Boxing News

IBF Convention: Day 4

Report and Photos by Boxing Bob Newman

Day four of the 29th annual IBF convention in Honolulu, HI was largely composed of the ring officials seminars for both judges and referees. The opening session was a comprehensive judges seminar and ABC certification conducted by veteran judge Duane Ford. Long time referees Jack Reiss and Robert Byrd later conducted the referees seminar.

A ring official since 1979 Ford, served on the Nevada State Athletic Commission and was its chairperson from 1984-90. Ford later helped form and serves as president of the Association of Boxing Commissions (ABC). At the outset of the judges seminar, Ford outlined the importance of ethics, conduct, preparation as a judge. Scoring criteria was without question at the forefront of discussion during the seminar. The scoring tenets of clean punches, defense, effective aggression and ring generalship were examined and interpreted. Examples of each of these criteria were then viewed on a large screen, as seen in several noteworthy fights of recent years. Select rounds of Oscar De La Hoya – Ricardo Mayorga, Jesus Chavez – Erik Morales, Yuriorkis Gamboa – Orlando Salido, Sergio Martinez – Matthew Macklin, Kevin Kelly – Derrick Gainer, Robert Guerrero – Michael Katsidis were among the partial fights reviewed. There were cases of knockdowns, very even fighting in close quarters and even fouling which affected the judges’ views and scores in those particular rounds. At the end of the scoring practicum, the ABC judges written exam was administered.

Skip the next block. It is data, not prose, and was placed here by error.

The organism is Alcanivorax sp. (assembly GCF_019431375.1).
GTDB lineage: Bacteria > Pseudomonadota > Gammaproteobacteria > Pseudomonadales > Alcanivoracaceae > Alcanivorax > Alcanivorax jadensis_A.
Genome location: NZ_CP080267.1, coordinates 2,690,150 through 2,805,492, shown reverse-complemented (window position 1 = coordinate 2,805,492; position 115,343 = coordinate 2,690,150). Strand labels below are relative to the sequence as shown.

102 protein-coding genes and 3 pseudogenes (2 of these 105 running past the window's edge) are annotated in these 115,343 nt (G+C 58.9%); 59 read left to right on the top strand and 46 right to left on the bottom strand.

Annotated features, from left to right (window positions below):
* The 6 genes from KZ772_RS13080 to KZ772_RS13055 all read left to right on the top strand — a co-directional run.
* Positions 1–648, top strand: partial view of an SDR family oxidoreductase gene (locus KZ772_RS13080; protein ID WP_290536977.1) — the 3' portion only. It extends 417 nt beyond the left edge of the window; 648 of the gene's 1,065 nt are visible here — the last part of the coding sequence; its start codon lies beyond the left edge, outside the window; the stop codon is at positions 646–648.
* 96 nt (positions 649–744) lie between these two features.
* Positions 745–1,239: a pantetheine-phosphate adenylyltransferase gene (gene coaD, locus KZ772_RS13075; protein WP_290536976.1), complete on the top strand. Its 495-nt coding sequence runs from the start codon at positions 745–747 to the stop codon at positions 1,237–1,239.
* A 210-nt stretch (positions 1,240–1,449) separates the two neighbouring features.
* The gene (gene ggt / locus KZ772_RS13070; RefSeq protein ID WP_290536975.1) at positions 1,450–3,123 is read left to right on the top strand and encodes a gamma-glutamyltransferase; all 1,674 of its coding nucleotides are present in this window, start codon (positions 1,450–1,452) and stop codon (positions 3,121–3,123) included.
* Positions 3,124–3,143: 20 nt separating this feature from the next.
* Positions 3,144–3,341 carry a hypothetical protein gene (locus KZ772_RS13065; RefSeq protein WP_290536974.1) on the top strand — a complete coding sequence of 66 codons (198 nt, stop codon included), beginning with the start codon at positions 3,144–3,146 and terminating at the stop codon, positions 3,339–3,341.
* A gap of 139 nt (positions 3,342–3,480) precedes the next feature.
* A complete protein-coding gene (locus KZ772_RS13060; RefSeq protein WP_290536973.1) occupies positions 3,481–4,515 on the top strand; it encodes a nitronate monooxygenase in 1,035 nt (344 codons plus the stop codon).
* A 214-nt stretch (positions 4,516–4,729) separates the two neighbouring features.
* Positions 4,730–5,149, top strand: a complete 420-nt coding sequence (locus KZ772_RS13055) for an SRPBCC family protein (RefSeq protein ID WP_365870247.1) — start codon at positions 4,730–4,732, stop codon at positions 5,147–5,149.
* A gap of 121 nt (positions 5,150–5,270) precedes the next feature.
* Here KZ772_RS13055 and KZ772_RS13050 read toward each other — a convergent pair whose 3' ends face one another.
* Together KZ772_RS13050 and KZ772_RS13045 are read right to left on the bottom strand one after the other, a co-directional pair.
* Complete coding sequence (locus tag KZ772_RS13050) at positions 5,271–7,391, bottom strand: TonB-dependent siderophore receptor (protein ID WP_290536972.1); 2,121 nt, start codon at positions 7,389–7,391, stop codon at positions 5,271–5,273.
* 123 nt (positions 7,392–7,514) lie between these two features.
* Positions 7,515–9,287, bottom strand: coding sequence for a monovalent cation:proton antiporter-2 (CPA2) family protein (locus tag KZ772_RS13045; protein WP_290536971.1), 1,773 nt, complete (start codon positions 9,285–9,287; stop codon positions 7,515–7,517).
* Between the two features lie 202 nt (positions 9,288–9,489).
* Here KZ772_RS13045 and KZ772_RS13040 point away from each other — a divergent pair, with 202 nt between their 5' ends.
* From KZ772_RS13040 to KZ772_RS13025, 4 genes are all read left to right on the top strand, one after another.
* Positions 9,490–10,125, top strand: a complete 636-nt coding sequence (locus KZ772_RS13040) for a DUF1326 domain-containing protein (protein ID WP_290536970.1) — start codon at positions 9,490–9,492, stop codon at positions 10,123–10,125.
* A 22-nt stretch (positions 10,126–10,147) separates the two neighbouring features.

After a lunch break, the referees seminar was conducted, as was the case last year, by referees Robert Byrd and Jack Reiss. Reiss has been a referee for fourteen years, starting in California, while Byrd began his career as a ref in 1981, also in California, before relocating to Nevada in 2001.

Reiss briefly called on father and son referees Roberto Ramirez Sr. and Jr. to stand and be recognized. Both men were recently involved in the two tremendous wars between Orlando Salido and Juan Manuel Lopez in Puerto Rico. Lopez suffered TKO losses in each bout and later accused both father and son of being gamblers and having a vested interest in the outcome of the fight. Reiss applauded both refs for standing up publicly against the accusations of “Juanma,” ironically a fellow Puerto Rican. Both men received a round of applause from their fellow ring officials.

Reiss began by reviewing blatant foul situations in recent boxing history: the low blows of both Golota-Bowe fights, Hamed-Soto tackles, Concepcion-Luevano knockout after the bell, Judah-Mayweather low blow and ring melee afterward, Trinidad-Vargas retaliation low blow, Hatton-Tszyu retaliation low blow, and so forth. Reiss then visited the concept of incidental fouls and stressed the old adage of “No harm, no foul.”

Referee Pat Russell took the mic during a review of the first Hopkins-Dawson match in which Hopkins suffered a shoulder injury after being thrown to the canvas by Dawson. The initial ruling by Russell was a TKO for Dawson. Eventually, after a hearing by the California Athletic Commission, the ruling was changed to a “No decision,” with Hopkins retaining his title. Russell had testified at that hearing that in hind sight, it should have been a no decision all along.

Robert Byrd then conducted scenarios in the ring, utilizing two local amateur boxers who carried out those pre-determined scenarios, to test participating referees’ skills in addressing each scenario. Situations included double knockdowns, low blows, a fighter trying to return immediately to fighting after being knocked down without taking the mandatory eight count. After the practical ring session, a written test was administered to the gathered officials.

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